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-   -   "Kitchen Sink Rye Pale Ale" (http://www.homebrewtalk.com/f12/kitchen-sink-rye-pale-ale-345619/)

Yooper 08-04-2012 02:24 PM

"Kitchen Sink Rye Pale Ale"
 
I'm going to Minneapolis in a couple of weeks, and I'll be stopping in to Northern Brewer and Midwest to replenish supplies.

So I just did an inventory, and I have "a little of this, a little of that". I'd like to use up the small amounts of ingredients, but make a drinkable pale ale/amber. Here's what I've come up with so far (10.5 gallon batch):

8 lbs Pale Malt (2 Row) US (2.0 SRM) Grain 1 38.2 %
5 lbs Vienna Malt (3.5 SRM) Grain 2 23.9 %
4 lbs Rye Malt (4.7 SRM) Grain 3 19.1 %
2 lbs Munich II (Weyermann) (8.5 SRM) Grain 4 9.6 %
8.0 oz Caramunich II (Weyermann) (63.0 SRM) Grain 5 2.4 %
7.0 oz Honey Malt (25.0 SRM) Grain 6 2.1 %
4.0 oz Carahell (Weyermann) (13.0 SRM) Grain 7 1.2 %
4.0 oz Carared (Weyermann) (24.0 SRM) Grain 8 1.2 %
4.0 oz Special Roast (50.0 SRM) Grain 9 1.2 %
4.0 oz Victory Malt (25.0 SRM) Grain 10 1.2 %

1.00 oz Magnum [11.60 %] - FWH Hop 11 19.1 IBUs
1.00 oz Willamette [5.60 %] - Boil 20.0 min Hop 12 5.6 IBUs
1.00 oz Cascade [5.50 %] - Boil 15.0 min Hop 13 5.0 IBUs
1.00 oz Fuggles [4.00 %] - Boil 10.0 min Hop 14 2.6 IBUs
1.00 oz Cascade (Homegrown) [5.00 %] - Boil 5.0 min Hop 15 1.6 IBUs
1.00 oz Willamette [5.60 %] - Aroma Steep 0.0 min Hop 16 0.0 IBUs


OG: 1.052
IBU: 34
Color: 8.7 SRM
What do you think? Drinkable? Too sweet? All ideas are appreciated!

kingwood-kid 08-04-2012 03:53 PM

Probably a little too sweet for my tastes, although my tastes aren't terribly important, as I don't plan on swinging by the UP for a pint anytime soon. I'd consider moving some of the magnum to a regular 60-minute addition, or leaving out some of the sinkier grains that you'll probably have a use for later. I don't advocate wastefulness, but the total retail value of your last six malts is about $4. I'd rather have 10 gallons of better beer than try to earn back that $4.

bbrim 08-05-2012 12:42 AM

I think it will be a touch sweet but not overly. The bigger concern would be that the malt profile will be confusing. Just too many elements all mashed together. I think it would be drinkable but cause palate fatigue. With ample time to condition the malt profile might coalesce into a deep subtle flavor combination. Personally, I tend to cap the number of malts at 5 for ordinary strength beers and might go with 6 malts for something bigger. I think you could either scrap the Munich or the Vienna. After that I would cut out at least three of the other specialty grains to try and create a better defined malt profile. The hops look great and as long as your mash is 154 or lower I really think it should finish crisp. Good luck!

Yooper 08-05-2012 12:42 AM

I rarely use honey malt, and I'm unsure if it "fits" or not. I liked it when I did use it, but I'm concerned it may be a bit too sweet for my taste as well.

I've used Munich/Vienna/two-row before in combination but it wasn't really my goal to do so- I just only have 8 pounds of two-row left and I don't want too much Munich II.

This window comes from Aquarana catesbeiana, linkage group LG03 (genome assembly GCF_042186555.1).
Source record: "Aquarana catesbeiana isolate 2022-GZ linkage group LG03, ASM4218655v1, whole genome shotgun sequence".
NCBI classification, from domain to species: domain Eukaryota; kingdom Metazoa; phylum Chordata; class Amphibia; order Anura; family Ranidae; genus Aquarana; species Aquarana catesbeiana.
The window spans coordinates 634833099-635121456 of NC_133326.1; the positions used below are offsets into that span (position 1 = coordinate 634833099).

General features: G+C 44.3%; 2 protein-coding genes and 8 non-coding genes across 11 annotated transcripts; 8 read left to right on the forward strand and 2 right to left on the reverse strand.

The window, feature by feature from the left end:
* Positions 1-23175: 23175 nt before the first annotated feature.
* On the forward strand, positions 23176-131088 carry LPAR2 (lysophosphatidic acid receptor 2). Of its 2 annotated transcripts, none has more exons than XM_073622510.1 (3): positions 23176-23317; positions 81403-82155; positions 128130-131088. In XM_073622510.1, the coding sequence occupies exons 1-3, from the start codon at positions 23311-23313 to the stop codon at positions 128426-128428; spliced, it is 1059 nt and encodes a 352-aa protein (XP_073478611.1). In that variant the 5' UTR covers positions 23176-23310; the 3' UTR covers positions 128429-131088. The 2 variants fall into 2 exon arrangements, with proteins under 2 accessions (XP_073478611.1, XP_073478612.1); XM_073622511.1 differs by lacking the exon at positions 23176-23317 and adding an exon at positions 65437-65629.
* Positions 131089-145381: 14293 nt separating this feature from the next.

I didn't think there would be much difference in Carahell/Carared/CaraMunich and just sort of lumped them together in my mind as crystal malts to use up. I often use a mix of crystal malts in APAs and ambers for complexity, but usually it's like 40L/80L mixed. I love victory malt, but I'm just about out so I was hoping the special roast could be a sort of sub for that biscuity toastiness I get from victory malt.

I would mash at 152, and use a clean well attenuating ale yeast (probably WLP001),

Thank you for your thoughts! It definitely gives me more to think about.

Stauffbier 08-05-2012 12:50 AM

7oz of honey malt doesn't seem like it would be too sweet with that grain bill in 10.5 gal. I do tend to like semi-sweet beer, though. It all sounds delicious to me Yooper!

chuckstout 08-05-2012 02:36 AM

For a kitchen sink beer that looks pretty tasty. Maybe up the hops a bit to counter any percieved sweetness

chuckstout 08-05-2012 02:41 AM

2

JonnyJumpUp 08-05-2012 02:49 AM

Quote:

Originally Posted by bbrim (Post 4305704)
I think it will be a touch sweet but not overly. The bigger concern would be that the malt profile will be confusing. Just too many elements all mashed together. I think it would be drinkable but cause palate fatigue. With ample time to condition the malt profile might coalesce into a deep subtle flavor combination. Personally, I tend to cap the number of malts at 5 for ordinary strength beers and might go with 6 malts for something bigger. I think you could either scrap the Munich or the Vienna. After that I would cut out at least three of the other specialty grains to try and create a better defined malt profile. The hops look great and as long as your mash is 154 or lower I really think it should finish crisp. Good luck!

If you are trying to reduce the complexity of this recipe I think the munich and vienna is the wrong place to look. I'd axe the honey because this seems like it will be sweet enough without it. Save the honey for a pale ale down the road.

beowulf 08-05-2012 03:02 AM

Taking the non-purist route, I'd say go for it! Yeah it'll be complex, and some things may get lost as a result of the myriad ingredients, but it might turn out REALLY good anyway. I'm not usually worried about a pale ale or amber being too sweet, personally, and I doubt it will be sugary and cloying...just perhaps not as dry as some may prefer. I did a similar kitchen sink routine with a barleywine and I loved it so much... So my vote is for throwing caution to the wind and giving it a shot!

PaulyWantsABeer 08-05-2012 04:54 PM

Drop the Vienna and Rye down a bit and increase the Pale, then add a bit more hops to balance the sweetness.


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